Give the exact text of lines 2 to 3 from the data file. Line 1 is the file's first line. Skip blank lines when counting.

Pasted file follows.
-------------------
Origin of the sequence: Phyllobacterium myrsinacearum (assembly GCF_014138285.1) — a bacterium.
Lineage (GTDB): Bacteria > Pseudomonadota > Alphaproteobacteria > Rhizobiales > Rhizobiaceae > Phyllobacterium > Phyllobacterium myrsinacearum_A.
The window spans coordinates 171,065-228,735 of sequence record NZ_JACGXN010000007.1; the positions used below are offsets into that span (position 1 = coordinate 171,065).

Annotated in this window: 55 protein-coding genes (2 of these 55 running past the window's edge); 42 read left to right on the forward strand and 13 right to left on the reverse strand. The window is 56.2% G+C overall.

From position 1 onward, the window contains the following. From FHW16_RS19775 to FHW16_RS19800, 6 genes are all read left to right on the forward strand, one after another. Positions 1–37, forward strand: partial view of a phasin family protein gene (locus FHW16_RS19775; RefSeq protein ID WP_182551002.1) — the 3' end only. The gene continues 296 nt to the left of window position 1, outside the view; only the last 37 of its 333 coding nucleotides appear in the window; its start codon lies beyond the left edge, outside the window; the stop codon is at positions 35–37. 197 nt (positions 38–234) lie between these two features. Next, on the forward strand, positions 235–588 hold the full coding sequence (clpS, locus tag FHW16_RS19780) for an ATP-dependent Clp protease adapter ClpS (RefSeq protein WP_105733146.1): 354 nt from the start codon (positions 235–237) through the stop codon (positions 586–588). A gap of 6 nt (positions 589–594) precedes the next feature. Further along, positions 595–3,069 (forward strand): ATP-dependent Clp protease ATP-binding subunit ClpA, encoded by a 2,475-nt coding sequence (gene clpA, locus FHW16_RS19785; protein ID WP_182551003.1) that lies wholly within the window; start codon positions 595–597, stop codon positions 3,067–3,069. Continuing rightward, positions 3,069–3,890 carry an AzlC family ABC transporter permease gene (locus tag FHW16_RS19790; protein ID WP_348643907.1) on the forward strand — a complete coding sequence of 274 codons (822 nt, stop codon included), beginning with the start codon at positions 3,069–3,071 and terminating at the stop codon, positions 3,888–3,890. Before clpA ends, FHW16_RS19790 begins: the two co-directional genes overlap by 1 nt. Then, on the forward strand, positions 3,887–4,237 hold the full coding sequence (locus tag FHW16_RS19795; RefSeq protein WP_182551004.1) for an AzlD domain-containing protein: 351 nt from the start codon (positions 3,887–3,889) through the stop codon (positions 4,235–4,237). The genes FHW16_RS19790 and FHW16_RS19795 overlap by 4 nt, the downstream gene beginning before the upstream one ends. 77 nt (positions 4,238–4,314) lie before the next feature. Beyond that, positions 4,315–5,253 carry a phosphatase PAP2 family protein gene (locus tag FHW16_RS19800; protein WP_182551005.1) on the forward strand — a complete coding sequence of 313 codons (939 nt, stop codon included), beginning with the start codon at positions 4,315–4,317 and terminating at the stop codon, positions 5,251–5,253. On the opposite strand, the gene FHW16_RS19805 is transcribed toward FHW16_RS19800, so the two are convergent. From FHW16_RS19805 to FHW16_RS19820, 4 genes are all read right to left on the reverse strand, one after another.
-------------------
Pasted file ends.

Lineage (GTDB): Bacteria > Pseudomonadota > Alphaproteobacteria > Rhizobiales > Rhizobiaceae > Phyllobacterium > Phyllobacterium myrsinacearum_A.
The window spans coordinates 171,065-228,735 of sequence record NZ_JACGXN010000007.1; the positions used below are offsets into that span (position 1 = coordinate 171,065).